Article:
Adm. Mike Mullen, Chairman of the Joint Chiefs of Staff, said June 10 he agrees with the assertion by Defense Secretary Robert Gates that the Pentagon bureaucracy has been too focused on preparing for the next major conflict as opposed to concentrating on the ongoing counterinsurgencies being fought in the war on terror. Gates has referred to this condition unflatteringly as “next-war-itis.” “I think there has been a lack of balance on the one hand” in applying “the capability we need for these [current] wars,” Mullentold defense reporters when discussing Afghanistan and Iraq during a meeting in Washington D.C. “We need to do it as rapidly as we can, and the Pentagon is not famous for speed.” Examples include meeting the burgeoning demand for significant intelligence, surveillance, and reconnaissance capability, he said. But, at the same time, Mullen said “there continues to need to be a balance” between applying resources and energy towards the current fights and preparing for future possibilities. “We clearly have got to focus on what we are doing now, but we cannot take our eye off of the ball for the long term either,” Mullen said. “There are long-term requirements that we have got to meet.”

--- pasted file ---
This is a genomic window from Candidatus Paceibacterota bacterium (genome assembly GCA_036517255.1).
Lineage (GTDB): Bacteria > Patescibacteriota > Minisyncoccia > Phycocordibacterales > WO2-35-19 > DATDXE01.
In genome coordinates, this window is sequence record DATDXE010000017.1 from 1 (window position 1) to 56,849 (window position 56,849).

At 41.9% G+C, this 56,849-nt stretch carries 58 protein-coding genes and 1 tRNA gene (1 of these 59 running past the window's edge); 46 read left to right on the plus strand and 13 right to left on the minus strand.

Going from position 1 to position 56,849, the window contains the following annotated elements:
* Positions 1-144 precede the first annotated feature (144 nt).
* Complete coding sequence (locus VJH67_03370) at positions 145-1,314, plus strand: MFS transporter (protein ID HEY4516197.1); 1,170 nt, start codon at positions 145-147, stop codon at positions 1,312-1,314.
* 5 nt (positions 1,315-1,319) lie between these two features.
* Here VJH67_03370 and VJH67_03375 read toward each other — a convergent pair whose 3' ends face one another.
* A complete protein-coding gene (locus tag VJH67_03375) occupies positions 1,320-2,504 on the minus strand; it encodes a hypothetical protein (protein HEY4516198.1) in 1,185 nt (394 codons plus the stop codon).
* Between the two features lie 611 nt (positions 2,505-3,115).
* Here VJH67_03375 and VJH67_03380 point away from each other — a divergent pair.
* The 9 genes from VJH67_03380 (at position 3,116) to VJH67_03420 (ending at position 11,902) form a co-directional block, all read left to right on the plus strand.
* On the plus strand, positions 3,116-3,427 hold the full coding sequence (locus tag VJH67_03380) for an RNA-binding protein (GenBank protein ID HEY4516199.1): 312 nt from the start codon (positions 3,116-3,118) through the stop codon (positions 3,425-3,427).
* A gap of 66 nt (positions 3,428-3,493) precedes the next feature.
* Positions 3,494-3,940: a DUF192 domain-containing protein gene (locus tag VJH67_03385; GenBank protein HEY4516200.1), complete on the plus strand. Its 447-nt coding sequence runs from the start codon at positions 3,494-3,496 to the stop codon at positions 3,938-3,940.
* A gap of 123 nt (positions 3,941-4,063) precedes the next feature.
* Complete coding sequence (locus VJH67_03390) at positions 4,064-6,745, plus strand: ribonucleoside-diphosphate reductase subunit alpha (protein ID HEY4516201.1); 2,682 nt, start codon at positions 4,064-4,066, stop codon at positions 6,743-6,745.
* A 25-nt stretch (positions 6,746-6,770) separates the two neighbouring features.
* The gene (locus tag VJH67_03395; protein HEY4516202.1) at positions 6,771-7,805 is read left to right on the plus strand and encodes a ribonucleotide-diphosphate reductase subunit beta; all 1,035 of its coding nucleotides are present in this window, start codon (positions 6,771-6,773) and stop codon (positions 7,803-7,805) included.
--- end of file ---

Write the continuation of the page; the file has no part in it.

In a nighttime ceremony contrived to continue concealment of many of its features, the new B-21 bomber rolled out of Northrop Grumman's Palmdale, Calif. plant Dec. 2. Defense Secretary Lloyd Austin said the aircraft's advanced technology represents "deterrence, the American way."